GOAL compiled to native code, which made this possible. It also made it easy to mix and match assembly primitives in with your existing code, using the same syntax (much nicer than GCC's intrinsics).

This was before the days of LLVM, so the code generation phase was actually enormous amount of work (Andy spent a lot of time on the register coloring, for example) - not to mention having to write a debugger.

This isn't quite the same thing. The Jak games were built entirely using GOAL (other than a tiny microkernel in C) - gameplay, collision detection, rendering, AI, you name it.

Uncharted is using a LISP-like scripting language for gameplay scripting. Most large games use scripting these days (LUA is pretty common), this just happens to be a lisp-flavored variant of that. There's a huge difference between writing your gameplay scripting in a lisp and building your entire game in it.

I had the pleasure of going through a fairly extensive (and certainly my most intimidating) phone interview with Andy once for one of his more recent ventures. The amount of smarts and insight this fellow has really can't be overstated.

Ah, Crash Bandicoot. My younger brother hogged our Playstation with it all day, when I wanted to play Metal Gear Solid.

Well, at least until I told my Fundamentalist mother that there were Satanic symbols in the game. That put an end to that...

How did your brother retaliate?

I got away scot-free. Good times.

Part 3 contains the most interesting technical details. They really milked the absolute max out of the Playstation through a combination of pre-calculating visual occlusion and a custom (Lisp, of course!) programming language that was designed to make use of the hardware directly.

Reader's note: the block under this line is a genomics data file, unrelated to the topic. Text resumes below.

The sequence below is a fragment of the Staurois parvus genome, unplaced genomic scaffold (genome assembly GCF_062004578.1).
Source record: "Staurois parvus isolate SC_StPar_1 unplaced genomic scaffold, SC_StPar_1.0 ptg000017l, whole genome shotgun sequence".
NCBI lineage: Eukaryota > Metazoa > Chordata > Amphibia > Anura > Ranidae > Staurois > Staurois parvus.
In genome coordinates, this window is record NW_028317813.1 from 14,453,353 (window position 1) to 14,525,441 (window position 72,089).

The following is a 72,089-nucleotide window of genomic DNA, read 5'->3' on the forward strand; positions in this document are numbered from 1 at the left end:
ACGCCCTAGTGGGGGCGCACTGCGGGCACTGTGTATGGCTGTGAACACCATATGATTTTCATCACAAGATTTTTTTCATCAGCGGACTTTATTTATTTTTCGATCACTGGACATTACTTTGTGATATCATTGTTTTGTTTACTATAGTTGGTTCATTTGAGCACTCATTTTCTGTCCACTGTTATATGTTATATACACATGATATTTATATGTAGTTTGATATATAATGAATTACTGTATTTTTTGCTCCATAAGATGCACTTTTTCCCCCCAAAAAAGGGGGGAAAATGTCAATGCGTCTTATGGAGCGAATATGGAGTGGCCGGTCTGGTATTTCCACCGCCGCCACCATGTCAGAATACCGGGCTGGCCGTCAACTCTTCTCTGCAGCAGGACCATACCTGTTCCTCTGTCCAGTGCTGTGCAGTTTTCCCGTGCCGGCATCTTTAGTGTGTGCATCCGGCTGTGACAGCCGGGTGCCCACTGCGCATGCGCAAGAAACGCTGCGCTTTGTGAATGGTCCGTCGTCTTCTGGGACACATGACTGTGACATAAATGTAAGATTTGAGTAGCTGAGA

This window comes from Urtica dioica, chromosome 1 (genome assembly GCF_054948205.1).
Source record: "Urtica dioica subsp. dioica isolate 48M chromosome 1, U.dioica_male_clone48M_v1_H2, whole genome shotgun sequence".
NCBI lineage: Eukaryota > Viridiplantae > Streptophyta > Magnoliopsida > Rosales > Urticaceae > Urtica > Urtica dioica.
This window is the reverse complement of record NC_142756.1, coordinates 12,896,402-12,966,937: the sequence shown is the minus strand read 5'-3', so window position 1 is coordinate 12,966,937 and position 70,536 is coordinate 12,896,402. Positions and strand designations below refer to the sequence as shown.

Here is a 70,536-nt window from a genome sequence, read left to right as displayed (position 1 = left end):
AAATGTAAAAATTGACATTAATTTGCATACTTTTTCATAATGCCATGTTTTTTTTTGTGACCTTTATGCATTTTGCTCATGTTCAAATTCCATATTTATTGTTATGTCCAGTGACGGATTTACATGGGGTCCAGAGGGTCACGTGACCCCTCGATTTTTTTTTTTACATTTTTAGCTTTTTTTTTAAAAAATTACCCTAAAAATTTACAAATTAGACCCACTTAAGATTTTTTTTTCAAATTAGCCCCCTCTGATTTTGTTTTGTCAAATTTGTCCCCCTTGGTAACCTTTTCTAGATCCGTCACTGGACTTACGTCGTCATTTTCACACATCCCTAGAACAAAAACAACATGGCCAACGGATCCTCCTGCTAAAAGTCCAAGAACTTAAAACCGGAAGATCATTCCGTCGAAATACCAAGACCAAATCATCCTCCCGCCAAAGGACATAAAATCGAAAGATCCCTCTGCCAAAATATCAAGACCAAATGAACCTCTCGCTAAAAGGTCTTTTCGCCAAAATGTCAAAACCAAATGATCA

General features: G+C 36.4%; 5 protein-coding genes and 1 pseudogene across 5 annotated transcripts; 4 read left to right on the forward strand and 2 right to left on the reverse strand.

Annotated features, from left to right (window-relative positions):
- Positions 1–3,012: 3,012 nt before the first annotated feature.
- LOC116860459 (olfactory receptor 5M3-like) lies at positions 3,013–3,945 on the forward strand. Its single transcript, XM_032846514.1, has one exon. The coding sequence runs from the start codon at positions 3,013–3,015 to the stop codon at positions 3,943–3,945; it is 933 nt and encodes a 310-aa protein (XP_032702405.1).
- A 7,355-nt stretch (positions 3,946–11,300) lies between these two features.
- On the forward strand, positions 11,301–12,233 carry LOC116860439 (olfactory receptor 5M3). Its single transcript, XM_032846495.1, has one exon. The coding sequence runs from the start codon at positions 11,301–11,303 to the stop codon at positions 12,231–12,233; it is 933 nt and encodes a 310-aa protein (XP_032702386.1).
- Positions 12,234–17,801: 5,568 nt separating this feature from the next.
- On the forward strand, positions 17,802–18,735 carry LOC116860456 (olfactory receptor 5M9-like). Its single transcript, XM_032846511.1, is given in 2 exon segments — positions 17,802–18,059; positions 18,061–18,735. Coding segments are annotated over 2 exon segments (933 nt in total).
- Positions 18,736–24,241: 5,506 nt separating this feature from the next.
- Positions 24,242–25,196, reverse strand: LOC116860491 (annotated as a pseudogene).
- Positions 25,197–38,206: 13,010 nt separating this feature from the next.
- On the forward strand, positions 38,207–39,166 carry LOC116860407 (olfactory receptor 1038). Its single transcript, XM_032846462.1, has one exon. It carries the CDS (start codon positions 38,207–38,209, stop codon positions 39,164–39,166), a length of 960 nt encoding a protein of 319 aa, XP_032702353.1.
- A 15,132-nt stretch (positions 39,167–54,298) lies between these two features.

An early inspiration for our precomputation approach was Seth Teller's 1992 Ph.D. thesis (bio at http://www.csail.mit.edu/user/1544).

Seth worked out the (5D) math to trace the propagation of light through portals and precompute the set of visible polygons from any point in a so-called "architectural walkthrough" -- i.e., traversal of a space with lots of walls.

We knew that would never work for something as low-power as the PS1, but we were intrigued enough by Teller's work to try a very watered-down brute force variant.

As Andy describes in the article, this is what led to our precomputing the visible set of polygons (and their relative sort order) for every frame of the game. This was actually hard for three reasons:

- we had to distribute the precomputation work across all the artists' SGI workstations to get it done in under an hour per level - we had to store a sorted list of polygons per frame in a compact enough way that it would fit - we had to weave the foreground elements, which were not precomputed, into the background, which was

It was a really fun, but very challenging, project to get this all to work.

Here's a link to the brief mention of the Lisp they used for some kind of scripting inside the game. I've often heard of this so it's too bad there isn't a little more info on it:


I've started learning Common Lisp because of them :) and I don't regret it. I can now program better in languages with closures, macroses, tagged data, interfacing with FFI, etc.

I learned a lot by making that step, and there is way more to be learned.

We hates your nasty, cruftsy, tricksy hard-to-read macroses! We hates them!

this is awesome, especially from the perspective of a programmer who was 9 when he first played crash. how full circle.